Footnotes

1.       China’s solar power capacity more than doubled in 2016 and the country is now the biggest producer of solar power in the world. The two next-biggest total solar power installations in 2016 were made in Japan and Germany, with the United States in fourth place. Installed wind-power capacity in 2016 remained dominated by China and the US, with Germany in third place.

2.       Future societies that go beyond the traditional means of capitalism, as envisioned by Mason, will maximise the power of information technology in combination with renewable energy in order to reduce carbon emissions and prevent further deterioration of the global climate. The so-called post-capitalist economy focuses on how to efficiently allocate energy and electricity that is produced from renewable sources by means of digitalised energy-management systems. As production of electric energy from renewable sources becomes more transparent and universally accessible, co-operative approaches will be strongly promoted. This will break up monopolies, counteract rent-seeking business patterns and democratise the energy sector in the process. Central power structures and profit maximisation will become obsolete, putting economies that do not transition and remain dependent on export revenue from fossil fuel extraction at risk of crisis (Mason, 2016).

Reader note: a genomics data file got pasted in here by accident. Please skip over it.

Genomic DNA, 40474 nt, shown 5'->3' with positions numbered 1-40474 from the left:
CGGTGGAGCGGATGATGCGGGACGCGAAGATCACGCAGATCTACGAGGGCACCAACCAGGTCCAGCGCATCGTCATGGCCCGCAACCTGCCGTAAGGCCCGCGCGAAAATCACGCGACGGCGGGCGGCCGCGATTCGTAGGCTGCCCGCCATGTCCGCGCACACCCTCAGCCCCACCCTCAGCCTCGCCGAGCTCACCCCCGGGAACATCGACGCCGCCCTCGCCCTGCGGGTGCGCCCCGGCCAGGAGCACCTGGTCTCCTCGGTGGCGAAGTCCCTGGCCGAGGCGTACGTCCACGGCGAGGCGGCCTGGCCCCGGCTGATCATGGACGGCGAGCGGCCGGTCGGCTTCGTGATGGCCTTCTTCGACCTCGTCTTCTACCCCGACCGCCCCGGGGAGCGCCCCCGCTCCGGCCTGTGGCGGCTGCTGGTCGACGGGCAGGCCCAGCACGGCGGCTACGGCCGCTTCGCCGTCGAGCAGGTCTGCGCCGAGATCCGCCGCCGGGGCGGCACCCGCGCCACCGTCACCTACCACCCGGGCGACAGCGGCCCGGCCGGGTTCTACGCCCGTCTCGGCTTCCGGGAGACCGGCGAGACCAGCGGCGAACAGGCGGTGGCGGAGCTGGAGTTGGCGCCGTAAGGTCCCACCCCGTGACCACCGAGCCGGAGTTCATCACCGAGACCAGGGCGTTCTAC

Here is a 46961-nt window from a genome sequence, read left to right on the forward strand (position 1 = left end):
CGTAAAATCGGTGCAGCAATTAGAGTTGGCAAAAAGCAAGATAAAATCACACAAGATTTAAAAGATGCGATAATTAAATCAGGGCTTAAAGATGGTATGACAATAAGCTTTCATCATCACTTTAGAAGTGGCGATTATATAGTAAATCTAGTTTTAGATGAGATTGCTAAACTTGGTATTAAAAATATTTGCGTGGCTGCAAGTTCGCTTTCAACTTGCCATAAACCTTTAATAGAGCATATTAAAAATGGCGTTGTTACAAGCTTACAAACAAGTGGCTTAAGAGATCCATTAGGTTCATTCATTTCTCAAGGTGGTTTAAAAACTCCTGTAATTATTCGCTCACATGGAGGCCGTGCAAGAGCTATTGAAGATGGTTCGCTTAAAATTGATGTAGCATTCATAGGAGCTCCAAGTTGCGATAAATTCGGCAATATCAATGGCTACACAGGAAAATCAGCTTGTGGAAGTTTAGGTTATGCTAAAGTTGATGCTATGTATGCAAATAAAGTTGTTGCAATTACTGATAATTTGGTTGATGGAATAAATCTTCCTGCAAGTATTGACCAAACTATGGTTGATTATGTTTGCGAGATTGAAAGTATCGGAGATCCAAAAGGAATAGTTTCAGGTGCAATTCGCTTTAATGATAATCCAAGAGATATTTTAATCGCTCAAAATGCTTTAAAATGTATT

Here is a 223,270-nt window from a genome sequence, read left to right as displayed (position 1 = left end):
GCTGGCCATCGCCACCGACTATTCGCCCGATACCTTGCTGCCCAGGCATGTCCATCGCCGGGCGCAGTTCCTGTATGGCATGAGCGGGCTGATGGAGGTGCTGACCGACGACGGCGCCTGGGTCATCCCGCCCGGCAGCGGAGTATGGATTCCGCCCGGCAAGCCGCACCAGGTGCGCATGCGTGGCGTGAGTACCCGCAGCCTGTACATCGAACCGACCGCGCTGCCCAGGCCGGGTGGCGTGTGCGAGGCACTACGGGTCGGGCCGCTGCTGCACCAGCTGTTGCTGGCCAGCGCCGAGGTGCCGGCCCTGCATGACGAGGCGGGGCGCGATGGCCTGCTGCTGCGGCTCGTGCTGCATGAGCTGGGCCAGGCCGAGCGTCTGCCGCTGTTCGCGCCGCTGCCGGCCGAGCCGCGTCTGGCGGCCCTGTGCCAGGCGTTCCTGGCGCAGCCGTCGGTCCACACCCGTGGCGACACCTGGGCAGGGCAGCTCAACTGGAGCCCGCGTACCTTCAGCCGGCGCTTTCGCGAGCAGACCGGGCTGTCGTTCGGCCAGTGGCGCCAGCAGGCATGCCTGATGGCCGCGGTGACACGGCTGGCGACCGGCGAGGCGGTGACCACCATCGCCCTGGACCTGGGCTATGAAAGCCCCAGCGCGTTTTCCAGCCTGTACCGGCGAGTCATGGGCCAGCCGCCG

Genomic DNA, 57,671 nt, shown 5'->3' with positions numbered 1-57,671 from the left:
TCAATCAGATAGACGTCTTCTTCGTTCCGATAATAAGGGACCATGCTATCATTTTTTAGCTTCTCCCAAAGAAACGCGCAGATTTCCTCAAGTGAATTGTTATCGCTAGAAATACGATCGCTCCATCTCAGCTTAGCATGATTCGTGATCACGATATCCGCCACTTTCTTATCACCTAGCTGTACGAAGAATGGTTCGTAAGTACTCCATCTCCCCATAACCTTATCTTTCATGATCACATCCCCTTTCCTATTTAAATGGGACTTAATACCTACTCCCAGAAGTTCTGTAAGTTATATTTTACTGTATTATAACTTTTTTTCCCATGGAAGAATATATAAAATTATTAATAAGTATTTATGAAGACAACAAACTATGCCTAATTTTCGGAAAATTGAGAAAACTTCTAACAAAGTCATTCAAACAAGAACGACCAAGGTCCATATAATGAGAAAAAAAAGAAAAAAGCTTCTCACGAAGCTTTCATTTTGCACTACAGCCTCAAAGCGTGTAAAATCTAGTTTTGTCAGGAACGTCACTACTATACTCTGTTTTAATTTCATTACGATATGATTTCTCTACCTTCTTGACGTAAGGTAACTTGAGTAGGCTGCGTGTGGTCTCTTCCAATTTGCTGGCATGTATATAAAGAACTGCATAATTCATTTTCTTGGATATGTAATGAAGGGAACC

3.       The new economic reality (or so-called ‘third industrial revolution’) describes the overall digitalisation of communication, energy and the transport sector. It further contains the theory of an economy based on zero or near-zero marginal costs of production, including the close to zero cost of energy produced from renewables. The creation of value within the energy sector under the zero-cost scenario will originate from service provision and managing the collective use of energy in efficient and digitalised ways, rather than from just selling units of power to individual customers. As a result, the third industrial revolution is projected to fundamentally change the business model of energy companies (Rifkin, 2015).